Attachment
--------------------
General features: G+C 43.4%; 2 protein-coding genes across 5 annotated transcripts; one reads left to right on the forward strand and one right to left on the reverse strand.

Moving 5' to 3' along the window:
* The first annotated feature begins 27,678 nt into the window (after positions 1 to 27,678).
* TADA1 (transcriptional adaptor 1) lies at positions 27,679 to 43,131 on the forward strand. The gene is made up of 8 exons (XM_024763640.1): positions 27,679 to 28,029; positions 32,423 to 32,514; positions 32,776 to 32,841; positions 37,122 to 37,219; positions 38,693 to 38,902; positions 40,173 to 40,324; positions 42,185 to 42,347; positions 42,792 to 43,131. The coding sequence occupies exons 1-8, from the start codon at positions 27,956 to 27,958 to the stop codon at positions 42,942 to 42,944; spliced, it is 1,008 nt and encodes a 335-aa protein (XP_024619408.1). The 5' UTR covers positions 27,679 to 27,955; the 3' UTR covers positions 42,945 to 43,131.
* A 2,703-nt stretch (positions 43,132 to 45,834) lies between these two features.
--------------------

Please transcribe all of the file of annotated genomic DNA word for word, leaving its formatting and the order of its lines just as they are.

General features: G+C 43.4%; 2 protein-coding genes across 5 annotated transcripts; one reads left to right on the forward strand and one right to left on the reverse strand.

Moving 5' to 3' along the window:
* The first annotated feature begins 27,678 nt into the window (after positions 1 to 27,678).
* TADA1 (transcriptional adaptor 1) lies at positions 27,679 to 43,131 on the forward strand. The gene is made up of 8 exons (XM_024763640.1): positions 27,679 to 28,029; positions 32,423 to 32,514; positions 32,776 to 32,841; positions 37,122 to 37,219; positions 38,693 to 38,902; positions 40,173 to 40,324; positions 42,185 to 42,347; positions 42,792 to 43,131. The coding sequence occupies exons 1-8, from the start codon at positions 27,956 to 27,958 to the stop codon at positions 42,942 to 42,944; spliced, it is 1,008 nt and encodes a 335-aa protein (XP_024619408.1). The 5' UTR covers positions 27,679 to 27,955; the 3' UTR covers positions 42,945 to 43,131.
* A 2,703-nt stretch (positions 43,132 to 45,834) lies between these two features.